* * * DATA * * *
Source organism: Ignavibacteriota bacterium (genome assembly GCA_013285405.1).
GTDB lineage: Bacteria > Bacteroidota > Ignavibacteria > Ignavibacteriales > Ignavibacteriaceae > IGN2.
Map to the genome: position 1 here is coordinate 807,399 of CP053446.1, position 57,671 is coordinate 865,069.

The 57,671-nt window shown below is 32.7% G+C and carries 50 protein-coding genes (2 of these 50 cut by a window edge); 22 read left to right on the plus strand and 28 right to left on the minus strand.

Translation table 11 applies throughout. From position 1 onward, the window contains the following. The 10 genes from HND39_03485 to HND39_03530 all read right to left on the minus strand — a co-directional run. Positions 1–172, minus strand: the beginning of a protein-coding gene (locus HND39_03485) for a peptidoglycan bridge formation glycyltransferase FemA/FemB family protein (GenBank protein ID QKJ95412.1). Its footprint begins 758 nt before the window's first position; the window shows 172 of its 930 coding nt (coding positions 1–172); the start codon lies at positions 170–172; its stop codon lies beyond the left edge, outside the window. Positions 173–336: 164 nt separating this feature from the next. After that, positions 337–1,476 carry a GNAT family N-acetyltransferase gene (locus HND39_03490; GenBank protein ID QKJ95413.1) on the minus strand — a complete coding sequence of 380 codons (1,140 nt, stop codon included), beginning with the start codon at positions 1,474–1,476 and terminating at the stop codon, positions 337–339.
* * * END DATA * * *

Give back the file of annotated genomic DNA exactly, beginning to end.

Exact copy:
Source organism: Ignavibacteriota bacterium (genome assembly GCA_013285405.1).
GTDB lineage: Bacteria > Bacteroidota > Ignavibacteria > Ignavibacteriales > Ignavibacteriaceae > IGN2.
Map to the genome: position 1 here is coordinate 807,399 of CP053446.1, position 57,671 is coordinate 865,069.

The 57,671-nt window shown below is 32.7% G+C and carries 50 protein-coding genes (2 of these 50 cut by a window edge); 22 read left to right on the plus strand and 28 right to left on the minus strand.

Translation table 11 applies throughout. From position 1 onward, the window contains the following. The 10 genes from HND39_03485 to HND39_03530 all read right to left on the minus strand — a co-directional run. Positions 1–172, minus strand: the beginning of a protein-coding gene (locus HND39_03485) for a peptidoglycan bridge formation glycyltransferase FemA/FemB family protein (GenBank protein ID QKJ95412.1). Its footprint begins 758 nt before the window's first position; the window shows 172 of its 930 coding nt (coding positions 1–172); the start codon lies at positions 170–172; its stop codon lies beyond the left edge, outside the window. Positions 173–336: 164 nt separating this feature from the next. After that, positions 337–1,476 carry a GNAT family N-acetyltransferase gene (locus HND39_03490; GenBank protein ID QKJ95413.1) on the minus strand — a complete coding sequence of 380 codons (1,140 nt, stop codon included), beginning with the start codon at positions 1,474–1,476 and terminating at the stop codon, positions 337–339.